Session 20

E1 Knowledge Cultures and Qualitative Methods

Global and transnational interconnections have not only led to the dissolution of social and cultural boundaries. The diverse spaces and landscapes of knowledge are also on the move. This applies to scientific knowledge as well as to everyday knowledge and the everyday experiences of members of society. The concept of knowledge cultures has been used for some time in various disciplines to investigate the production, genesis, dissemination, appropriation and transformation of knowledge. Historical, social and institutional conditions of emergence play a role here, as do the cultural practices of the production of knowledge and the cultural imprint through knowledge. In the sociology of science, which is primarily interested in the natural sciences, cultures of knowledge have been understood as practices, mechanisms and principles that determine the ‘how’ of knowledge. In a broader approach based on the sociology of knowledge and qualitative methods of the social sciences, cultures of knowledge represent a specific form of ‘knowledge-oriented action’. It leads to specific relations between the object of research, the research subject and societal embedding, and at the same time requires us to look at the relationship between globality, locality and space. In this session, the relevance of knowledge cultures will be discussed with regard to the development of qualitative methods beyond a methodological nationalism. This concerns both methodological approaches and the historical, social and cultural backgrounds, knowledge orders and infrastructures in which they are embedded. Theories and methods, styles of thinking and ways of acting, but also linguistic, nation-state and scientific contexts – they all produce different forms of the understanding of scientificity and the practice of science, be it scientific writing, speaking or research.This raises the following questions: Which approach appears valid, feasible, theoretically and methodologically consistent and legitimate? Is there room for deviation from what is considered established? And vice versa: Where and how can non-established research unfold?

The knowledge-cultural perspective sensitises to differences in the production and justification of knowledge and scientific claims. Epistemic ideals, canonised procedures and self-understandings of science (such as objectivity, truth and verifiability) are historically, socially and culturally situated, but – precisely because of this – by no means arbitrary, but rather committed to the careful reconstruction of the nature and materiality of the social in studied global and local fields. Cultures of knowledge shape and form scientific action and its specific regularity. Positively formulated, they design a space of possibilities, a space of exploration, of trying things out and experimenting on the level of qualitative methods. In the worst case, they impose prohibitions on thinking or create ‘blindness’ towards experiences and things.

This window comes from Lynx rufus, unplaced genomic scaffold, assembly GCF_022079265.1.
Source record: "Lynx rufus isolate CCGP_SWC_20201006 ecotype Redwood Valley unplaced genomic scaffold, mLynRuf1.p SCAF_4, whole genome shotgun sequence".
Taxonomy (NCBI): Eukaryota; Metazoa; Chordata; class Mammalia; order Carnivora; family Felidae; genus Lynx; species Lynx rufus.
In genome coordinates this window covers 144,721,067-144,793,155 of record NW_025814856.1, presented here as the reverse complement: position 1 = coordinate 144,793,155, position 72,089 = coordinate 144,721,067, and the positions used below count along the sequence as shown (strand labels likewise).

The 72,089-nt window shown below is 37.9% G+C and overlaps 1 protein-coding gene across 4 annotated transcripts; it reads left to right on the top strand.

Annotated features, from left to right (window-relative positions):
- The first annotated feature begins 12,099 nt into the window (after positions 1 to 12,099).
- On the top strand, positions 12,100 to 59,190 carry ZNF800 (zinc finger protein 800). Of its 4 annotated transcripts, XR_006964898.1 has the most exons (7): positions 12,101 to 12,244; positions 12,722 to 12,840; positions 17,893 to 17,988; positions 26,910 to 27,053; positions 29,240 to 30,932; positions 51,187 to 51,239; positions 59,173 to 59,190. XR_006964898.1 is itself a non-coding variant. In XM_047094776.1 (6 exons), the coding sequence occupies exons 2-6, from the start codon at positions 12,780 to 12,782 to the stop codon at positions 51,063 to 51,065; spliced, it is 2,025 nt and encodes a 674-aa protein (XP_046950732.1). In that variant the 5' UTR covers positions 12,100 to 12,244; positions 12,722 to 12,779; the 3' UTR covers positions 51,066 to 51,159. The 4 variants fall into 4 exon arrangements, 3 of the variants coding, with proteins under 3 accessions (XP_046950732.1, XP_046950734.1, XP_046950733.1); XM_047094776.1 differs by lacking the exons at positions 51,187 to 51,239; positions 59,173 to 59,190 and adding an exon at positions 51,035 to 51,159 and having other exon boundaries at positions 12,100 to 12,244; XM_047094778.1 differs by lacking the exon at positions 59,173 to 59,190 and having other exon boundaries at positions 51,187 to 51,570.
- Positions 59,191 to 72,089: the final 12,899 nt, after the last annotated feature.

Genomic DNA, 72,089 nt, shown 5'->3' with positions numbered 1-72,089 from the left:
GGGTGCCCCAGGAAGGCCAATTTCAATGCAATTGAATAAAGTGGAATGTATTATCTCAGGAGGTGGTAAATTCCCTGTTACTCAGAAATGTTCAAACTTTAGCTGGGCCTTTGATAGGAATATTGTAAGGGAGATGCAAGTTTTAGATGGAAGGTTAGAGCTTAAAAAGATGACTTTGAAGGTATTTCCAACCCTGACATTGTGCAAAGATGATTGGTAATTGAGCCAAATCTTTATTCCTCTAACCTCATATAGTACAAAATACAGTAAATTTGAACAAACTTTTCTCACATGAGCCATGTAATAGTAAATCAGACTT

A particularly challenging field in recent years has been the engagement with global social inequalities, feminist and indigenous methodologies. This leads to further momentous questions: How can unequal and different experiences be captured in a way that allows for communication and exchange? Can there (still) be a common, shared language of science or does the claim to a cross-border, universal exchange dissolve against the backdrop of differentialist critiques of methodology? How can a qualitative methodology be developed beyond methodological nationalism, but also beyond androcentrism, ethnocentrism and anthropocentrism?

Papers are expected that address the questions raised above theoretically, methodologically, and/or by means of concrete empirical examples from the field of qualitative social and cultural anthropology research.